International students: Danes are friendly, helpful – and really hot!

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The international students who visited the Omnibus stand at this year's study fair have passed judgment on Danes. We’re friendly and good looking - -and some of the students are even here because of all the lovely boys and girls.

2017.09.15 | Miriam Brems

The students at the international study fair have passed judgment on Danes. We’re friendly, helpful and good-looking, but also reserved and a bit weird. Photo: Miriam Brems.

The students who took part in the international study fair were asked what they thought about Danes. They were given a pen and the chance to tick a number of possible answers. This produced the following (unscientific) statistics:    

Danes are... (from left to right) quite friendly and ..., a little weird, reserved, funny, hard working, lazy, boring, good looking, ugly. Graphics: Miriam Brems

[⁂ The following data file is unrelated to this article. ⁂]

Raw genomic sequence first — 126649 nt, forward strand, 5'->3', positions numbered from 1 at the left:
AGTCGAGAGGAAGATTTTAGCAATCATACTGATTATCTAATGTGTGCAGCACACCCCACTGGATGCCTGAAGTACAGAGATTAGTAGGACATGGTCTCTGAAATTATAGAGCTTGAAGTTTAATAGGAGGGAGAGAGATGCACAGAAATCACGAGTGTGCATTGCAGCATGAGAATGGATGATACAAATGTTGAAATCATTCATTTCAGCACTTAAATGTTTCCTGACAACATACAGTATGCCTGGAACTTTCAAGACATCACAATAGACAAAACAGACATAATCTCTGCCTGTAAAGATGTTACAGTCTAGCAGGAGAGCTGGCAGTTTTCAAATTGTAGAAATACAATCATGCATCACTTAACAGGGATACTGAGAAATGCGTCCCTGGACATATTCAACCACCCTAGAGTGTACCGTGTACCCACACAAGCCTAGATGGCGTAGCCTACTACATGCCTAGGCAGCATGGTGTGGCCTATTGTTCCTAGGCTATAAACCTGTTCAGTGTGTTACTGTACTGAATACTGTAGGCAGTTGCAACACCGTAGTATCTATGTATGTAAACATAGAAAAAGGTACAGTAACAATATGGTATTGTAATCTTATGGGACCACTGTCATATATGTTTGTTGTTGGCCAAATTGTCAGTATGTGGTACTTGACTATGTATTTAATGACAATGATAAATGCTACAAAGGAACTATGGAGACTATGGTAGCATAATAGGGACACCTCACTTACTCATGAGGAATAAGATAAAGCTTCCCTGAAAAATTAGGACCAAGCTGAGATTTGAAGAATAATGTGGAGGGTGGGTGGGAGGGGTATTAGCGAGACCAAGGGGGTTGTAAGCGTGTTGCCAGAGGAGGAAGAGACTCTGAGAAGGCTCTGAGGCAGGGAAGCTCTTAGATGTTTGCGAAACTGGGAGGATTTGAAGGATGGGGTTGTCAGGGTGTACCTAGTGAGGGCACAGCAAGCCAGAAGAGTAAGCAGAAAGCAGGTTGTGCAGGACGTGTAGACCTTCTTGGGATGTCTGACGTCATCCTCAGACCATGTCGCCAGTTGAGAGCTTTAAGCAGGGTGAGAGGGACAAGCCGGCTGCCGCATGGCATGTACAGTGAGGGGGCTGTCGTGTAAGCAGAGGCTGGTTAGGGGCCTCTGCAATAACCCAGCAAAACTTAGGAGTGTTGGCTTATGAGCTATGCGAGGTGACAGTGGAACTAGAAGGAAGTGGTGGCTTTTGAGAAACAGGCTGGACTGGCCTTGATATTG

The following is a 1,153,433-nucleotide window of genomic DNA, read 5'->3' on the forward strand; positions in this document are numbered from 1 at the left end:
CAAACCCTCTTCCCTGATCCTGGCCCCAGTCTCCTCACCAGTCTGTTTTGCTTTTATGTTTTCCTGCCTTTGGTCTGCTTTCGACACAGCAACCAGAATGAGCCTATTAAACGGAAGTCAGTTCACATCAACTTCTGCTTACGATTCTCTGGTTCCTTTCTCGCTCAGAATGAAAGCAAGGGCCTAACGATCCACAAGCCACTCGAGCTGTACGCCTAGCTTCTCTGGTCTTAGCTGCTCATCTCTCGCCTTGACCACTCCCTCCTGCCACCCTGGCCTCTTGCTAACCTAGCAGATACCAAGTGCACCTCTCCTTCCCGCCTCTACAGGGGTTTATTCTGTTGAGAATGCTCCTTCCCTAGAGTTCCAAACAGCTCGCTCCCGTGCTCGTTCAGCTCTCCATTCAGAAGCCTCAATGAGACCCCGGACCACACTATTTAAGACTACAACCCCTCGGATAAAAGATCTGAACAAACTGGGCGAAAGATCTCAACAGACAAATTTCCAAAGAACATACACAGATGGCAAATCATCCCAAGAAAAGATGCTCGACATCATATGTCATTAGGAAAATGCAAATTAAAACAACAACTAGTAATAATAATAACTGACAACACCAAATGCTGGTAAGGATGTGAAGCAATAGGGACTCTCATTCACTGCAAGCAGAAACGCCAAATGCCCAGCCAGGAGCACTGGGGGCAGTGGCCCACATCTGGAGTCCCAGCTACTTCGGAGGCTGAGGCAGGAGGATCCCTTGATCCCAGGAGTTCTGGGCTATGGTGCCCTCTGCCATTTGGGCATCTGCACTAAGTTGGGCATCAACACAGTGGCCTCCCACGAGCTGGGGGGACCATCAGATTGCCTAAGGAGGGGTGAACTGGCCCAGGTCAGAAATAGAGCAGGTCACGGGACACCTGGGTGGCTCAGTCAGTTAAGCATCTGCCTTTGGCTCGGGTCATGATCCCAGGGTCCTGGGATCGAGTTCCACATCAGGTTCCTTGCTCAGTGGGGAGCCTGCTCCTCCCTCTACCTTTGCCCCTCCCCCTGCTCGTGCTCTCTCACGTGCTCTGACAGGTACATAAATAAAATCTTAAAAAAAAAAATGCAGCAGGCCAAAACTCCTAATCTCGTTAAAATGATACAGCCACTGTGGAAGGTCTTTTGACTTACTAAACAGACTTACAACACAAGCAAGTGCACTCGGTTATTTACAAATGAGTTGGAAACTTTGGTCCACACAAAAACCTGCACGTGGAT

The clear first place with 84 votes goes to Danes being "very friendly and helpful." However, roughly half of these also point to Danes being reserved – despite their friendliness.    

Here to look at lovely boys and girls 

Second place in characteristics goes to the "good-looking" category, which no less than 69 per cent have ticked. A couple of students have also commented that they came to Denmark because of the "hot boys" and "hot girls" – though our educational system was more often highlighted as the reason for choosing Denmark rather than other countries.     

Danes have great style    

Only 12 students described Danes as hard-working. "Lazy", "ugly" and "boring" (fortunately) get only 1-2 votes each, while the middle group includes 27 votes for "fun" and 24 for "a bit weird". A couple have added that Danes have great style – and one that Danes are drunk.     


A little brother complex? 


Due to a lack of space, New Zealand was left out of the world map. Two visitors from New Zealand quickly changed that with a drawing of the island – though more or less twice as big as it should have been, so a magnifying glass had to be drawn around it to justify the proportions. They did admit that the drawing may reflect a "little brother complex' towards Australia. Photo: Miriam Brems.

Translated by Peter Lambourne

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